5. Your pension takes away worries. Your monthly income, once it comes into payment, can’t go down (except in exceptional circumstances where there is an error or other prescribed circumstance). If you transfer out, you might have to manage investments and pay advisers. This can be hard to do – especially if your health gets worse.
  6. Your pension is likely to be worth more. A transfer value can seem like a lot of money. But remember: it might need to last you the rest of your life. And it’s unlikely to be as much as the total value that your pension would give you and your family – especially if you and your spouse or partner live longer than you expect.
  7. A pension is better for most people. Experts say that most people with defined benefit pensions will be best advised to keep them rather than transfer out. Your financial adviser will start from that position.
  8. You can’t change your mind. If you transfer out, you can’t go back. So it’s really important that you take time to properly weigh up the pros and cons. Talk to your spouse or partner about what will happen to their finances if they outlive you.
  9. Good advice is worth paying for. With a big decision like transferring out, it’s well worth paying to see an independent financial adviser. You can find a financial adviser regulated to provide pension transfer advice.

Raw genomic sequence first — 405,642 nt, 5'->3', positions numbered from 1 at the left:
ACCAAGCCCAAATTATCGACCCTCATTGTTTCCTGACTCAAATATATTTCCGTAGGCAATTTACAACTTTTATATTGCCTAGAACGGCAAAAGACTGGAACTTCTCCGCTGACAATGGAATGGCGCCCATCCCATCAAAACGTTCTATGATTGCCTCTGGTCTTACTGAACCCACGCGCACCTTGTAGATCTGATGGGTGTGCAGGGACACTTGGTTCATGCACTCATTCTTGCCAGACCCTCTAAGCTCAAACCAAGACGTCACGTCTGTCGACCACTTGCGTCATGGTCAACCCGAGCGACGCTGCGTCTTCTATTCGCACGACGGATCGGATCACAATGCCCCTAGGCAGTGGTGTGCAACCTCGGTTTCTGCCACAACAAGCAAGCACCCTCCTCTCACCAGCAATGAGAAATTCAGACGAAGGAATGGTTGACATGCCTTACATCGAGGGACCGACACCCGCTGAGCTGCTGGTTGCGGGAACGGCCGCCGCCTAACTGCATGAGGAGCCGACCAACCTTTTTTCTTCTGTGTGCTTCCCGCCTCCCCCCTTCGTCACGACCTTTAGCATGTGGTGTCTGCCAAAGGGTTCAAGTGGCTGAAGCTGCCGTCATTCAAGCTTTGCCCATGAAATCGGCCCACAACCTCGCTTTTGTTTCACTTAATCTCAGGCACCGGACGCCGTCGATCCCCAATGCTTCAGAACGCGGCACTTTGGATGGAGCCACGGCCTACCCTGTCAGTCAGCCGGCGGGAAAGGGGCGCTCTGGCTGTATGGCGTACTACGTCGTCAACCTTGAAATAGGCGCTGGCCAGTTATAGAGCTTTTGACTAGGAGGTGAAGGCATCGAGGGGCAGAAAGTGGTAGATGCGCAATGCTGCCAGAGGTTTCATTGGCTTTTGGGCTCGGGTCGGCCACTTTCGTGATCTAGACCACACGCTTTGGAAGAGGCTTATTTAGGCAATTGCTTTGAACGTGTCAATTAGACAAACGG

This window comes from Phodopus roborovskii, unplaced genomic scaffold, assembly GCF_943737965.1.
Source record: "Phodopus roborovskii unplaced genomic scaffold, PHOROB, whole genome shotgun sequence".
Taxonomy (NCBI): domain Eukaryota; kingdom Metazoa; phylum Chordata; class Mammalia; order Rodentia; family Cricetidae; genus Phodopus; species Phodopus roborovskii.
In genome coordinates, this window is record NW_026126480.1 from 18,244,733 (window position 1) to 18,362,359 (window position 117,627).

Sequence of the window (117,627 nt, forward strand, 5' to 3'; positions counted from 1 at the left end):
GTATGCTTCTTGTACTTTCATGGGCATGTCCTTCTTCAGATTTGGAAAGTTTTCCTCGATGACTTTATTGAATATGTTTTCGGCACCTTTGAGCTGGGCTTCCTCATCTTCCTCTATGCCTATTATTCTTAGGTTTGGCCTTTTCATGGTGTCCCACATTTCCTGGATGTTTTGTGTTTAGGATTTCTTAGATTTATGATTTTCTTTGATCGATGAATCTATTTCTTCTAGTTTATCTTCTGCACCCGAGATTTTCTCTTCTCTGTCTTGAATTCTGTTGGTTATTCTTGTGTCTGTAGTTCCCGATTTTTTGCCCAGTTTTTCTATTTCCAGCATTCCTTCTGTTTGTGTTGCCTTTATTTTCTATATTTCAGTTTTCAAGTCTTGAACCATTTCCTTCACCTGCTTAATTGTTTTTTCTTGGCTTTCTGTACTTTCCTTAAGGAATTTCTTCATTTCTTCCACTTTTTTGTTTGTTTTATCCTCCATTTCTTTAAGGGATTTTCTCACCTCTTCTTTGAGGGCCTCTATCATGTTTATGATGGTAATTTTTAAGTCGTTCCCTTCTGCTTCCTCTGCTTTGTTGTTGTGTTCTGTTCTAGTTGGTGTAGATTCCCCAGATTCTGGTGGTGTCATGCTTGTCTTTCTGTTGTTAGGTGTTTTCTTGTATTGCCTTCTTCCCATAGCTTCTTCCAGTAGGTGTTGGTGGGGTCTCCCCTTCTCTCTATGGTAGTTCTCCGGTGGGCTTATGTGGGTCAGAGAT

10. Watch out for scammers. 8 people a second are contacted by scammers, trying to cheat them out of their pension.

IMPORTANT: The information given on this website is not financial advice. We recommend you speak to a financial adviser before making any decisions about your pension.

If you’re an active member, before you can transfer out, you will need to opt out of your pension scheme and become a deferred member.

Your transfer quote

Before you decide to transfer out, you should get a quote to see how much your transfer value might be (not available for all members).

You will have had to opt out of your pension scheme or leave the bank (in some circumstances before your normal retirement age) to become a deferred member in order to transfer out. If you have not opted out, your transfer quote is not guaranteed. If you have already opted out, transfer quotes are guaranteed for 3 months only.